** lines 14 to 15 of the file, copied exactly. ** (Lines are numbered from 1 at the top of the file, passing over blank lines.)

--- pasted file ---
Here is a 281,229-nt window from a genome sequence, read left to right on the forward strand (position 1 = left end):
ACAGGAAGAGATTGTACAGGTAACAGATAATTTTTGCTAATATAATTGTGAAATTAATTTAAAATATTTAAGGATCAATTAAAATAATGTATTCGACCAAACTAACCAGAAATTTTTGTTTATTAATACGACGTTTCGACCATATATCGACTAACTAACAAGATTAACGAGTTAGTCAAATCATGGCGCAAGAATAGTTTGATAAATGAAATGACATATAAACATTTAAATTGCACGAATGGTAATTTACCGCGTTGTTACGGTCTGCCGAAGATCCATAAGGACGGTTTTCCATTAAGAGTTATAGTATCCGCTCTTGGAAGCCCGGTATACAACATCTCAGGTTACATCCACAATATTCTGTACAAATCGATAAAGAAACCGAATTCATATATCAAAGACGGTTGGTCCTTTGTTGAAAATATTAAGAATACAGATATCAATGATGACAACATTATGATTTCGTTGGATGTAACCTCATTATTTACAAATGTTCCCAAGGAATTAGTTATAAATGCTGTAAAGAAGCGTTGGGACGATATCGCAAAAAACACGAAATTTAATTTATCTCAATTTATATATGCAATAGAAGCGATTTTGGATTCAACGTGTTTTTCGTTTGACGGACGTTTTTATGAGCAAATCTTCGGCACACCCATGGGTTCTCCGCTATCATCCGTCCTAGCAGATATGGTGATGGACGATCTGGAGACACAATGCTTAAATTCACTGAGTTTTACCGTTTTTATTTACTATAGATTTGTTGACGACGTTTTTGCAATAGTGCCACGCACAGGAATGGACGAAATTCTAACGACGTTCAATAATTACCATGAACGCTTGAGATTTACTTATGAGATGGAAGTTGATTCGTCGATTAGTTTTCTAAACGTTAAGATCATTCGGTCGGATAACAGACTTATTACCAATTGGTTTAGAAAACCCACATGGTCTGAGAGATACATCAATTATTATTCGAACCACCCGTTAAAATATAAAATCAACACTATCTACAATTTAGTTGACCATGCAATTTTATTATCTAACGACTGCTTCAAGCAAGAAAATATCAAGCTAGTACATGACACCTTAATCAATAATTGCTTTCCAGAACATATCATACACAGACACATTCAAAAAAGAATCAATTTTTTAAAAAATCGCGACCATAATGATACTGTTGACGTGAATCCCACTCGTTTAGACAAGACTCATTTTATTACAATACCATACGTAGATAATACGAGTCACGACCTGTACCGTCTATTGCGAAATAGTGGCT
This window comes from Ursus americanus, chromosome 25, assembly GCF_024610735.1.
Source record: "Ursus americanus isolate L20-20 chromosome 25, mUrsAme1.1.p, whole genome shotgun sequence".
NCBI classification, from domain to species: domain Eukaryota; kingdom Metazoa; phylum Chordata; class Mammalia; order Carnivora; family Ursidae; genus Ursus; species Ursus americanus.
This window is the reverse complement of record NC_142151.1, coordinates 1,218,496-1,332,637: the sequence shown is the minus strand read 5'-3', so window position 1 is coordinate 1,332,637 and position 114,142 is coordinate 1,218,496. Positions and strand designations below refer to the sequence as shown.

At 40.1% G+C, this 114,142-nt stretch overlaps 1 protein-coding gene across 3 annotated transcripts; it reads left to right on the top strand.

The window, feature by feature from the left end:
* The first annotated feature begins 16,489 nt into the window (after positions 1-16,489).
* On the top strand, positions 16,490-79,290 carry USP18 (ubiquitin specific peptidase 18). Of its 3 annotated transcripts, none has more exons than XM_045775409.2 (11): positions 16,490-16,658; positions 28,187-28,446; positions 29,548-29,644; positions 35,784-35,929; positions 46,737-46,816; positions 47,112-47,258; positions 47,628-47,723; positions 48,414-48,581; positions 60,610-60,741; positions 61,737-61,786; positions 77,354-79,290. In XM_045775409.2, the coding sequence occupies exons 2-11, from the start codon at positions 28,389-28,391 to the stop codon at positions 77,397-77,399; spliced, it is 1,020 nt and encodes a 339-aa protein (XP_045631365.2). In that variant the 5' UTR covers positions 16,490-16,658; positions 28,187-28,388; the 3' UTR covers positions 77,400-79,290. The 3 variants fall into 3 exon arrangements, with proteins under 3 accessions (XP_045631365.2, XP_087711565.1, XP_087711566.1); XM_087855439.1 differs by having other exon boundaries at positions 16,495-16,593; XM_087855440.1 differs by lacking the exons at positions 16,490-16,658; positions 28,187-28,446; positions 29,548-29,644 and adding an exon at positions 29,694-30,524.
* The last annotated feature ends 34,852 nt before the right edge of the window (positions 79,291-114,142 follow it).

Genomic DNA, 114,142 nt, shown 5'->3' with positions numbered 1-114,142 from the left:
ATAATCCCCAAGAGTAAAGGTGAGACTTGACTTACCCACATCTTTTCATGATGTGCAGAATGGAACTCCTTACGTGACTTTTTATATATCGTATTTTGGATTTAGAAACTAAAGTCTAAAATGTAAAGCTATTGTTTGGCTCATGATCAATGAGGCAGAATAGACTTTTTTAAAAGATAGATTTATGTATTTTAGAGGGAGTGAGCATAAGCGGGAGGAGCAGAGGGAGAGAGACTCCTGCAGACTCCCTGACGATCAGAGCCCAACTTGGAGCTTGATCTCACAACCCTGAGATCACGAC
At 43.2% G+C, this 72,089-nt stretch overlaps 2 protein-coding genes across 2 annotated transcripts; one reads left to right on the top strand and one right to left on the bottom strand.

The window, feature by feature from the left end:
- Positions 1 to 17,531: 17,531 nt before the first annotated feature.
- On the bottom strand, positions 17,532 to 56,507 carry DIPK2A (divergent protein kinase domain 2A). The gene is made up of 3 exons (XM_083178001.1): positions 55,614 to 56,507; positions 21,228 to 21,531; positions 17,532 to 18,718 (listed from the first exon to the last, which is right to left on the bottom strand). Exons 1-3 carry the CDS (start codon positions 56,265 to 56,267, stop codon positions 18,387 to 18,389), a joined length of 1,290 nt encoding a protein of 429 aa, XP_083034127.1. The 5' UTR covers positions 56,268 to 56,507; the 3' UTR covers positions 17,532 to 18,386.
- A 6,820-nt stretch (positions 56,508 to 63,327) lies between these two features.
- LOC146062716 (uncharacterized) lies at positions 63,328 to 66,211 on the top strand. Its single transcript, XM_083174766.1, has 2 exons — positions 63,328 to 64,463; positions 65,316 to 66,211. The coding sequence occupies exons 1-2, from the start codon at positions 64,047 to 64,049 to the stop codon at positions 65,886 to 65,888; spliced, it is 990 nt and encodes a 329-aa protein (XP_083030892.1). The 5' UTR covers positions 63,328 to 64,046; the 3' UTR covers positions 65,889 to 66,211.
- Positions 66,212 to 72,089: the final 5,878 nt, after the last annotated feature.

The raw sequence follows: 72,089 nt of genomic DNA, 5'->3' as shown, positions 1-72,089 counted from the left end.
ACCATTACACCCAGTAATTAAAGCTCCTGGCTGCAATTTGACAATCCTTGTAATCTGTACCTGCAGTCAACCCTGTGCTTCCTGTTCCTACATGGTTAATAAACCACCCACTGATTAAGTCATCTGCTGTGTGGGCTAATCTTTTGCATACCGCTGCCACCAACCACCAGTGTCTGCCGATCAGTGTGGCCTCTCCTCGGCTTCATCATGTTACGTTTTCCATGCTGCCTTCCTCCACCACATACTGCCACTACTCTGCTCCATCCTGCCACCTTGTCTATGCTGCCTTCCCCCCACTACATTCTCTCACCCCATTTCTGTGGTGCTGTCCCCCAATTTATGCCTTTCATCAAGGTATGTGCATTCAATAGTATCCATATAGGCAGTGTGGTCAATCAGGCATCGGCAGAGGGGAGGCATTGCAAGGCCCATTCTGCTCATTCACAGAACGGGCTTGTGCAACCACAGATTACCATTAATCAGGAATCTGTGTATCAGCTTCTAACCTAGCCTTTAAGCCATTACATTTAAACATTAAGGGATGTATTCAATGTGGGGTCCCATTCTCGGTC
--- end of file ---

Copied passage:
At 43.2% G+C, this 72,089-nt stretch overlaps 2 protein-coding genes across 2 annotated transcripts; one reads left to right on the top strand and one right to left on the bottom strand.

The window, feature by feature from the left end: